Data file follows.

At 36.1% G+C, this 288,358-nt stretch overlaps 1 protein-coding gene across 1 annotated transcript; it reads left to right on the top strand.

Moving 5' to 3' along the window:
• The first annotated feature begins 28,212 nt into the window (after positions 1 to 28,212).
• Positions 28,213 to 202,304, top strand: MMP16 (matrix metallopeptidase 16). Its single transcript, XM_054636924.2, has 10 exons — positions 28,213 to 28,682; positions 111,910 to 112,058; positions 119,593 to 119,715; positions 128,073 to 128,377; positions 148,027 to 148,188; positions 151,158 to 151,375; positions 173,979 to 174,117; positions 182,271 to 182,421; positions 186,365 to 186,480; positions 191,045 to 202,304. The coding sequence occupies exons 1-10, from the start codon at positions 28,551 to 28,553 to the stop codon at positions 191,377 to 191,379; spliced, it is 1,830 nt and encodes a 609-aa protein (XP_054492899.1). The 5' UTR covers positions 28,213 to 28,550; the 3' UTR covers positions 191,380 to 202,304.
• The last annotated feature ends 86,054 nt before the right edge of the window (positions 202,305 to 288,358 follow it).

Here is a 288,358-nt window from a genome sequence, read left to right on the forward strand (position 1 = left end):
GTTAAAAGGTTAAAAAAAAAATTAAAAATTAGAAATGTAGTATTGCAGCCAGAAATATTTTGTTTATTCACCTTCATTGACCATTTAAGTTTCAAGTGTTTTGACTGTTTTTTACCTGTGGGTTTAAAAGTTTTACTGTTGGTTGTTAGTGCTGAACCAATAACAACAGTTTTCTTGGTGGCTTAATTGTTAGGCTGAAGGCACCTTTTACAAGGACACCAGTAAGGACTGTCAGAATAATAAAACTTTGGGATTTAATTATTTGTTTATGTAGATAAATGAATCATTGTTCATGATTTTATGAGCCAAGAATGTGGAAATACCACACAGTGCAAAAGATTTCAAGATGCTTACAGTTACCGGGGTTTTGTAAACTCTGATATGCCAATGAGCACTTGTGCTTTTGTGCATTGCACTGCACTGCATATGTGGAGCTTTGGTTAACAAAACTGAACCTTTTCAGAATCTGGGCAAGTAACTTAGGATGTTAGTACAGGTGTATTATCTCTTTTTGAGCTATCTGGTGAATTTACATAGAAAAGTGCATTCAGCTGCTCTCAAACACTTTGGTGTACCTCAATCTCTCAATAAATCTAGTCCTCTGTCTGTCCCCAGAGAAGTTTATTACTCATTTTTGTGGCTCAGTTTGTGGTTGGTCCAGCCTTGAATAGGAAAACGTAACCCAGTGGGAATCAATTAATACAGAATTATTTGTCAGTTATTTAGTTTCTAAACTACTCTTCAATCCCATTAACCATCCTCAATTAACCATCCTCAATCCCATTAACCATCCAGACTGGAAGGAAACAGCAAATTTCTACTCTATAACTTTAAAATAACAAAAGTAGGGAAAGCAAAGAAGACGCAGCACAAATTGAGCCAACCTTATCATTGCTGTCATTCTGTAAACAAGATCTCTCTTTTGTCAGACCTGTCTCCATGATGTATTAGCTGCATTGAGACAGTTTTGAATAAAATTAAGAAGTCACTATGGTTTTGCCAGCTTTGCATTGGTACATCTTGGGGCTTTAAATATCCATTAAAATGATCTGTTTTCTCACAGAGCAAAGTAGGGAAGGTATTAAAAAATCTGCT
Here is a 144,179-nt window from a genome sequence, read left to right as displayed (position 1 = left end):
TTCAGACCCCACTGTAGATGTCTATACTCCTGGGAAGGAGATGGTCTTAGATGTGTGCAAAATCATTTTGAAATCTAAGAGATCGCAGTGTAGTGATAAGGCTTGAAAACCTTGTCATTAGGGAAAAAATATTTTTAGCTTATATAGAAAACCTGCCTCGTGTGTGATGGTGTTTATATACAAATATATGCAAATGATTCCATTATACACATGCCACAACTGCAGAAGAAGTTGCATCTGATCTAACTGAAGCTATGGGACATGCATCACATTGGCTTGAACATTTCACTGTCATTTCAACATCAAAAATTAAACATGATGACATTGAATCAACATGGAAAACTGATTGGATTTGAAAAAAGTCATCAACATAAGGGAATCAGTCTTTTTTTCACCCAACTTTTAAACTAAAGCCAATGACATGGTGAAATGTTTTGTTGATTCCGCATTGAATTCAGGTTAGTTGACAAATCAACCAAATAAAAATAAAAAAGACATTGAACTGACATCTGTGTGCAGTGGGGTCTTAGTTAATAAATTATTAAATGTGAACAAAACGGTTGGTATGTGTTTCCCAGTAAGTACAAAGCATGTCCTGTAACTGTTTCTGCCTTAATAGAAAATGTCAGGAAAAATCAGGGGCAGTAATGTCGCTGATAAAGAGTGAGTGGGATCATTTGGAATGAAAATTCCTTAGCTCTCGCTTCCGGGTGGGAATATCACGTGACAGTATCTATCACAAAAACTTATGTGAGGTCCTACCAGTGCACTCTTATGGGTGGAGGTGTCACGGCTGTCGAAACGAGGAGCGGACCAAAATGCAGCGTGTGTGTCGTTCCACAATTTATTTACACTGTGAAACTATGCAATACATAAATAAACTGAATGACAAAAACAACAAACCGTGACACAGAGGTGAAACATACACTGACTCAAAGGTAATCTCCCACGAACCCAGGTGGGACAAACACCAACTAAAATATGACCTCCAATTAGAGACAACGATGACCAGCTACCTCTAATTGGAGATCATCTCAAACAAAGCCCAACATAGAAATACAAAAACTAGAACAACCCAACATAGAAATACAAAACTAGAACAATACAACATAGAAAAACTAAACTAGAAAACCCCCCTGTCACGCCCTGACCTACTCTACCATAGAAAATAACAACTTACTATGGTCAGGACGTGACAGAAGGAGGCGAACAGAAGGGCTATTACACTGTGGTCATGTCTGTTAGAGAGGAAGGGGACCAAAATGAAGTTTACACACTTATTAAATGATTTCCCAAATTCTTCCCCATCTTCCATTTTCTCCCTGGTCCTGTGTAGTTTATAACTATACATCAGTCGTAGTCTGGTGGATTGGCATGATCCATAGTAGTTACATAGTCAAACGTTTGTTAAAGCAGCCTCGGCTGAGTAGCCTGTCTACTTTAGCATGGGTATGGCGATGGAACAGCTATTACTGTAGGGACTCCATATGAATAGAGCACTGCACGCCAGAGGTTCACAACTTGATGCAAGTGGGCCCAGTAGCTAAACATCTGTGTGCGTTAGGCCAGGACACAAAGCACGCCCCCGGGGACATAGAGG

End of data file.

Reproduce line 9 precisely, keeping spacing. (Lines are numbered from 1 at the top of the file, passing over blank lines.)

TTCAGACCCCACTGTAGATGTCTATACTCCTGGGAAGGAGATGGTCTTAGATGTGTGCAAAATCATTTTGAAATCTAAGAGATCGCAGTGTAGTGATAAGGCTTGAAAACCTTGTCATTAGGGAAAAAATATTTTTAGCTTATATAGAAAACCTGCCTCGTGTGTGATGGTGTTTATATACAAATATATGCAAATGATTCCATTATACACATGCCACAACTGCAGAAGAAGTTGCATCTGATCTAACTGAAGCTATGGGACATGCATCACATTGGCTTGAACATTTCACTGTCATTTCAACATCAAAAATTAAACATGATGACATTGAATCAACATGGAAAACTGATTGGATTTGAAAAAAGTCATCAACATAAGGGAATCAGTCTTTTTTTCACCCAACTTTTAAACTAAAGCCAATGACATGGTGAAATGTTTTGTTGATTCCGCATTGAATTCAGGTTAGTTGACAAATCAACCAAATAAAAATAAAAAAGACATTGAACTGACATCTGTGTGCAGTGGGGTCTTAGTTAATAAATTATTAAATGTGAACAAAACGGTTGGTATGTGTTTCCCAGTAAGTACAAAGCATGTCCTGTAACTGTTTCTGCCTTAATAGAAAATGTCAGGAAAAATCAGGGGCAGTAATGTCGCTGATAAAGAGTGAGTGGGATCATTTGGAATGAAAATTCCTTAGCTCTCGCTTCCGGGTGGGAATATCACGTGACAGTATCTATCACAAAAACTTATGTGAGGTCCTACCAGTGCACTCTTATGGGTGGAGGTGTCACGGCTGTCGAAACGAGGAGCGGACCAAAATGCAGCGTGTGTGTCGTTCCACAATTTATTTACACTGTGAAACTATGCAATACATAAATAAACTGAATGACAAAAACAACAAACCGTGACACAGAGGTGAAACATACACTGACTCAAAGGTAATCTCCCACGAACCCAGGTGGGACAAACACCAACTAAAATATGACCTCCAATTAGAGACAACGATGACCAGCTACCTCTAATTGGAGATCATCTCAAACAAAGCCCAACATAGAAATACAAAAACTAGAACAACCCAACATAGAAATACAAAACTAGAACAATACAACATAGAAAAACTAAACTAGAAAACCCCCCTGTCACGCCCTGACCTACTCTACCATAGAAAATAACAACTTACTATGGTCAGGACGTGACAGAAGGAGGCGAACAGAAGGGCTATTACACTGTGGTCATGTCTGTTAGAGAGGAAGGGGACCAAAATGAAGTTTACACACTTATTAAATGATTTCCCAAATTCTTCCCCATCTTCCATTTTCTCCCTGGTCCTGTGTAGTTTATAACTATACATCAGTCGTAGTCTGGTGGATTGGCATGATCCATAGTAGTTACATAGTCAAACGTTTGTTAAAGCAGCCTCGGCTGAGTAGCCTGTCTACTTTAGCATGGGTATGGCGATGGAACAGCTATTACTGTAGGGACTCCATATGAATAGAGCACTGCACGCCAGAGGTTCACAACTTGATGCAAGTGGGCCCAGTAGCTAAACATCTGTGTGCGTTAGGCCAGGACACAAAGCACGCCCCCGGGGACATAGAGG